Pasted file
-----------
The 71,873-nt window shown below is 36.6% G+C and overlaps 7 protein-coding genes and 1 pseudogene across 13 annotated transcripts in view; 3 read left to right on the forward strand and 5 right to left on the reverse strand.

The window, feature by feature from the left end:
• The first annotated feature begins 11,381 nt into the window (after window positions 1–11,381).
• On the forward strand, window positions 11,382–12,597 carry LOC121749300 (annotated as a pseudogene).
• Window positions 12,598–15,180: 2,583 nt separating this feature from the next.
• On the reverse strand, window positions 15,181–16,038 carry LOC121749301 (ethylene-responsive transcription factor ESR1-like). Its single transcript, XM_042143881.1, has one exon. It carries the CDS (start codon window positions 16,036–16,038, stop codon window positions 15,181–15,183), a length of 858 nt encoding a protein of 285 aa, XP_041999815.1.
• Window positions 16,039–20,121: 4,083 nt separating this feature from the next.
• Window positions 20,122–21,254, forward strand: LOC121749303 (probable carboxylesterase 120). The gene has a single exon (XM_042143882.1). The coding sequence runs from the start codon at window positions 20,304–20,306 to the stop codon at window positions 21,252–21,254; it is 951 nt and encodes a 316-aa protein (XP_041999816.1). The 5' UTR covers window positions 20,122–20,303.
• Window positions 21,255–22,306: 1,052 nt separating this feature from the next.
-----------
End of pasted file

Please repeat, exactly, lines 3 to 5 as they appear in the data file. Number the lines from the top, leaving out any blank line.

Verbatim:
• The first annotated feature begins 11,381 nt into the window (after window positions 1–11,381).
• On the forward strand, window positions 11,382–12,597 carry LOC121749300 (annotated as a pseudogene).
• Window positions 12,598–15,180: 2,583 nt separating this feature from the next.